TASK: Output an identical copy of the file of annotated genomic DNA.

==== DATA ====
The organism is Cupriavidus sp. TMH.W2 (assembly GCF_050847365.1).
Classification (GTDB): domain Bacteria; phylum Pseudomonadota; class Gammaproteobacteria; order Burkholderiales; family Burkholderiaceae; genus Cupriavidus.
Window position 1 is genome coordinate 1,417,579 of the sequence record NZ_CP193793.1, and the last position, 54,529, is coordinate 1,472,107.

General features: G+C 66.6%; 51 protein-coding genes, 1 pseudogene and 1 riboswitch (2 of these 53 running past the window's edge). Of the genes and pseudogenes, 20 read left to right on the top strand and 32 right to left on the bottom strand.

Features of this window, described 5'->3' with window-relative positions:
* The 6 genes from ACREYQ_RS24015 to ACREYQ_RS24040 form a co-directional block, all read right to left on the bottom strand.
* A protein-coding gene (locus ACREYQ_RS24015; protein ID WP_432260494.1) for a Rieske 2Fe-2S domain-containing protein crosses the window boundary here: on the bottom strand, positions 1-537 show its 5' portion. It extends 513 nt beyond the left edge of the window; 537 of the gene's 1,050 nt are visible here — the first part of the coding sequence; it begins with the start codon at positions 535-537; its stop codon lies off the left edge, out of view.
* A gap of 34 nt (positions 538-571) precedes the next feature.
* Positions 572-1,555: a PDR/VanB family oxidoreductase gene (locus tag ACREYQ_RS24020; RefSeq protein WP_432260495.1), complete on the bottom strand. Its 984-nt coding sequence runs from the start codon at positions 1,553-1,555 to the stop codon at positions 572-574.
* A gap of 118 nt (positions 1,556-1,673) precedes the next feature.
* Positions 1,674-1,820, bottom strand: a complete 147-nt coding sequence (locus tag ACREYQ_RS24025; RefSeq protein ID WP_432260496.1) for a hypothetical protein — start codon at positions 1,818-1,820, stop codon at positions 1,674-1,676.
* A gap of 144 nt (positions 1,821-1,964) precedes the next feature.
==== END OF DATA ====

The organism is Cupriavidus sp. TMH.W2 (assembly GCF_050847365.1).
Classification (GTDB): domain Bacteria; phylum Pseudomonadota; class Gammaproteobacteria; order Burkholderiales; family Burkholderiaceae; genus Cupriavidus.
Window position 1 is genome coordinate 1,417,579 of the sequence record NZ_CP193793.1, and the last position, 54,529, is coordinate 1,472,107.

General features: G+C 66.6%; 51 protein-coding genes, 1 pseudogene and 1 riboswitch (2 of these 53 running past the window's edge). Of the genes and pseudogenes, 20 read left to right on the top strand and 32 right to left on the bottom strand.

Features of this window, described 5'->3' with window-relative positions:
* The 6 genes from ACREYQ_RS24015 to ACREYQ_RS24040 form a co-directional block, all read right to left on the bottom strand.
* A protein-coding gene (locus ACREYQ_RS24015; protein ID WP_432260494.1) for a Rieske 2Fe-2S domain-containing protein crosses the window boundary here: on the bottom strand, positions 1-537 show its 5' portion. It extends 513 nt beyond the left edge of the window; 537 of the gene's 1,050 nt are visible here — the first part of the coding sequence; it begins with the start codon at positions 535-537; its stop codon lies off the left edge, out of view.
* A gap of 34 nt (positions 538-571) precedes the next feature.
* Positions 572-1,555: a PDR/VanB family oxidoreductase gene (locus tag ACREYQ_RS24020; RefSeq protein WP_432260495.1), complete on the bottom strand. Its 984-nt coding sequence runs from the start codon at positions 1,553-1,555 to the stop codon at positions 572-574.
* A gap of 118 nt (positions 1,556-1,673) precedes the next feature.
* Positions 1,674-1,820, bottom strand: a complete 147-nt coding sequence (locus tag ACREYQ_RS24025; RefSeq protein ID WP_432260496.1) for a hypothetical protein — start codon at positions 1,818-1,820, stop codon at positions 1,674-1,676.
* A gap of 144 nt (positions 1,821-1,964) precedes the next feature.